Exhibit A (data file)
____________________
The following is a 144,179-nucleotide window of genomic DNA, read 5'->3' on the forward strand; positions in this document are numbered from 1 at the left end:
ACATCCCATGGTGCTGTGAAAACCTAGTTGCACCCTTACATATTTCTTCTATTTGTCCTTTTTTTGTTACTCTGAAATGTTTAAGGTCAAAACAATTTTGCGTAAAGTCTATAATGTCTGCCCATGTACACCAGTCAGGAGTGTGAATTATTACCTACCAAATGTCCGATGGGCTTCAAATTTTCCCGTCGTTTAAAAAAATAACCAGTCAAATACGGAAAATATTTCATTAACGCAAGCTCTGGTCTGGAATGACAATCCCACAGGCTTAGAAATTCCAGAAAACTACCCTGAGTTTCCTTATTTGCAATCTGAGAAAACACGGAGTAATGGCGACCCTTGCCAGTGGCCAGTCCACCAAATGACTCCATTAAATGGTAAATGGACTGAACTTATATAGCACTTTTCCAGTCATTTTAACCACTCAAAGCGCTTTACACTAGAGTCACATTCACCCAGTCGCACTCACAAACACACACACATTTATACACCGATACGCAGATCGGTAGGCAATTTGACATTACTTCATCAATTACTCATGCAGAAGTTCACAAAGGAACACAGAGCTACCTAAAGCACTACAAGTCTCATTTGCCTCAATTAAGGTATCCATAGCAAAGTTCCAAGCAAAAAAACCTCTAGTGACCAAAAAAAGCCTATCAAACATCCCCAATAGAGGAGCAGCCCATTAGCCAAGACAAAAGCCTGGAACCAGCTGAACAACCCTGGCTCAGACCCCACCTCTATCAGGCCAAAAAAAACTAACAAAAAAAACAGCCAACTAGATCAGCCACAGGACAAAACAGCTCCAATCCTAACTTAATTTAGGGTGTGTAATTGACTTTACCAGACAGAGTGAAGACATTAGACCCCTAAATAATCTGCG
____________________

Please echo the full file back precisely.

The following is a 144,179-nucleotide window of genomic DNA, read 5'->3' on the forward strand; positions in this document are numbered from 1 at the left end:
ACATCCCATGGTGCTGTGAAAACCTAGTTGCACCCTTACATATTTCTTCTATTTGTCCTTTTTTTGTTACTCTGAAATGTTTAAGGTCAAAACAATTTTGCGTAAAGTCTATAATGTCTGCCCATGTACACCAGTCAGGAGTGTGAATTATTACCTACCAAATGTCCGATGGGCTTCAAATTTTCCCGTCGTTTAAAAAAATAACCAGTCAAATACGGAAAATATTTCATTAACGCAAGCTCTGGTCTGGAATGACAATCCCACAGGCTTAGAAATTCCAGAAAACTACCCTGAGTTTCCTTATTTGCAATCTGAGAAAACACGGAGTAATGGCGACCCTTGCCAGTGGCCAGTCCACCAAATGACTCCATTAAATGGTAAATGGACTGAACTTATATAGCACTTTTCCAGTCATTTTAACCACTCAAAGCGCTTTACACTAGAGTCACATTCACCCAGTCGCACTCACAAACACACACACATTTATACACCGATACGCAGATCGGTAGGCAATTTGACATTACTTCATCAATTACTCATGCAGAAGTTCACAAAGGAACACAGAGCTACCTAAAGCACTACAAGTCTCATTTGCCTCAATTAAGGTATCCATAGCAAAGTTCCAAGCAAAAAAACCTCTAGTGACCAAAAAAAGCCTATCAAACATCCCCAATAGAGGAGCAGCCCATTAGCCAAGACAAAAGCCTGGAACCAGCTGAACAACCCTGGCTCAGACCCCACCTCTATCAGGCCAAAAAAAACTAACAAAAAAAACAGCCAACTAGATCAGCCACAGGACAAAACAGCTCCAATCCTAACTTAATTTAGGGTGTGTAATTGACTTTACCAGACAGAGTGAAGACATTAGACCCCTAAATAATCTGCG